Papadopol: The role of marketing has changed from a decade ago, when it was all about building inventory and unloading it to the consumer through promotion. It now begins begins with consumers – learning about their interests, habits and needs, and then delivering products and services to match their interest. It is all about personalized experiences. As we develop new technologies we’re embarking on a similar process to educate consumers so they will later understand the value they receive through the new products and services. Because no matter how useful the technology is, if consumers cannot use it, it will result in consumer avoidance and slow adoption, at best. AI: How does your company manage to keep high levels of customization across different global regions?
Papadopol: EB Automotive works very closely with our customers to develop software that maps to regional needs and interests. We also look at over the air update (OTA) as the most important feature that all vehicles will have in the next decade. However, you cannot have updates without safety and you cannot have safety without security. With this in mind, we released an updated version of EB GUIDE, our cutting-edge HMI software toolkit, with features that enable OEMs to create a consistent and easily customizable look and feel. User interfaces and experiences along with driver assistance technologies will be key differentiators for car makers, and will build brand value. As such, the critical role of the in-car HMI is evolving with every new model and EB GUIDE enables automakers to efficiently create customized and branded user interfaces.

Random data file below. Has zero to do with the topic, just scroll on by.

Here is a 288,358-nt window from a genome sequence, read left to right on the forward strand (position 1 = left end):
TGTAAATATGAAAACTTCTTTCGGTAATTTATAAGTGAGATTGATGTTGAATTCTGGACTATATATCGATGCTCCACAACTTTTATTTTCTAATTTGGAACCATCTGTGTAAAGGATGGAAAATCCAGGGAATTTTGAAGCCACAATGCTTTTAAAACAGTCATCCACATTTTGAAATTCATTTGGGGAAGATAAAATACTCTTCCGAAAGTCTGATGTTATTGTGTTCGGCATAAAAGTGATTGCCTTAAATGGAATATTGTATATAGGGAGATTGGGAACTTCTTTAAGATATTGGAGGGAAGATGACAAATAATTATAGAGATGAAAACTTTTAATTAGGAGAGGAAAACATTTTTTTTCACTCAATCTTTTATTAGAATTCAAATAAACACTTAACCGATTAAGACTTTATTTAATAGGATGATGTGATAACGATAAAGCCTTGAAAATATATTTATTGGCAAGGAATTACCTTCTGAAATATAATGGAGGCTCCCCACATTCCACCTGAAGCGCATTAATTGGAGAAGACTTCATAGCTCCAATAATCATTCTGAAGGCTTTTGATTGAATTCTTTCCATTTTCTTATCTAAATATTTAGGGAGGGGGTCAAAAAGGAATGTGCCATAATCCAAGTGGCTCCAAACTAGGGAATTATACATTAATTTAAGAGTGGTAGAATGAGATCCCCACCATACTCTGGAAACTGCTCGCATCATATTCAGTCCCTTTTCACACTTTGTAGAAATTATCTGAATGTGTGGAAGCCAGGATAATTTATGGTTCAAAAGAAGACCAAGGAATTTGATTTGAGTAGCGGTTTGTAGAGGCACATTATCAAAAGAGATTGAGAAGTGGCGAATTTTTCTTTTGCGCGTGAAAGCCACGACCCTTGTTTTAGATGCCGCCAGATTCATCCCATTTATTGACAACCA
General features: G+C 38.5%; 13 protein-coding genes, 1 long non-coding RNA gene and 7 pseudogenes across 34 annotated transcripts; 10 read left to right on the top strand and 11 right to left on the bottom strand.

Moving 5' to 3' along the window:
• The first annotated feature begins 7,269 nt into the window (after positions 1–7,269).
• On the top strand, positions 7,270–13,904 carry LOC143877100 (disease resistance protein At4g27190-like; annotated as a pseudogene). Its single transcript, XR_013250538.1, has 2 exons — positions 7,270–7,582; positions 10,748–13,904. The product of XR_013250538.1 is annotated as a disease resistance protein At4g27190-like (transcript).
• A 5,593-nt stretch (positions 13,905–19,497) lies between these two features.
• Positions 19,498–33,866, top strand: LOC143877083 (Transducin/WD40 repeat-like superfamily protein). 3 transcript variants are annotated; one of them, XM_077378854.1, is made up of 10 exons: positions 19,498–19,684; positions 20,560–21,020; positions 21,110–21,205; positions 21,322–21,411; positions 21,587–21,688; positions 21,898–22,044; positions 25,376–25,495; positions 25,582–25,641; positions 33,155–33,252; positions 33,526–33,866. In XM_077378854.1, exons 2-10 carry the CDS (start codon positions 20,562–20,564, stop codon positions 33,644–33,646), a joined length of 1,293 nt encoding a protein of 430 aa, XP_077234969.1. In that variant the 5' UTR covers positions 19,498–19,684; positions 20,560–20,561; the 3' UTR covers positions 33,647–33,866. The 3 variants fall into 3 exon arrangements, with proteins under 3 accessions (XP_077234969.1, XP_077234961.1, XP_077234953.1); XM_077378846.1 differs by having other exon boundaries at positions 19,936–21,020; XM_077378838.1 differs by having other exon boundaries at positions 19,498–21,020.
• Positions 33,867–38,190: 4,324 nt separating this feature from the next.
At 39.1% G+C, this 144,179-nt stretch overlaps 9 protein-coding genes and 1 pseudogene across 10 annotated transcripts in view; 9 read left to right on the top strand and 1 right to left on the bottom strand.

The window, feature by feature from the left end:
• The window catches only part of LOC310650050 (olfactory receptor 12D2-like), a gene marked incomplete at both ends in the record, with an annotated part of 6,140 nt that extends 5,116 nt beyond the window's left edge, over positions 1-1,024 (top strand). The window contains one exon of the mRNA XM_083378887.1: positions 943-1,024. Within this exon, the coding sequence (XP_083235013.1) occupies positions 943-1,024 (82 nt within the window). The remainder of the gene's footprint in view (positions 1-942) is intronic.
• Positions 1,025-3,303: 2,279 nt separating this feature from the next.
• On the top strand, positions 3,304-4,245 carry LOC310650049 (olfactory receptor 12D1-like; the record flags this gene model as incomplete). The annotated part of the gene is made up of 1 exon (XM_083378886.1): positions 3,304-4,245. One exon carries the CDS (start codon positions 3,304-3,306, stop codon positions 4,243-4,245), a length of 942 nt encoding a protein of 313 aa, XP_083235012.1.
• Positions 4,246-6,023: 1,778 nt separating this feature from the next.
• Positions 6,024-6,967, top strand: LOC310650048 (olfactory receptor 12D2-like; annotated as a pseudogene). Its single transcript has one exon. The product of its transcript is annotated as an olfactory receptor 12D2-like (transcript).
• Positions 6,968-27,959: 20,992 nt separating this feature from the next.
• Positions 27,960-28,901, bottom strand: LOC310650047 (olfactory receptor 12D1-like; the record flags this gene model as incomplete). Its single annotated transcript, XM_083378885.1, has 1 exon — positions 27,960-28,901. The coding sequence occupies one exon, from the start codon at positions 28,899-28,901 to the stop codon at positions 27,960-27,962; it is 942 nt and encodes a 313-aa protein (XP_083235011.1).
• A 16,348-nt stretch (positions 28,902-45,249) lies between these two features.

AI: Tell us a little about how EB Automotive’s new HMI technology is being received by automotive manufacturers.
Papadopol: EB GUIDE has been well received among automakers. Our goal is to provide them with software that allows them to design and develop sophisticated, customized HMI systems more easily, quickly and cost-effectively. Automakers today are under pressure to innovate and iterate – which means moving forward while re-using the best of existing solutions. EB GUIDE 6 makes it possible for them to this by allowing the rapid creation of custom user interfaces that can be used across product lines and be modified or updated as needed. We see the opportunity designers and developers bring to the consumer electronics world, and we at EB would like to expand that opportunity to the world of automotive, especially as we spend longer periods of time in our cars.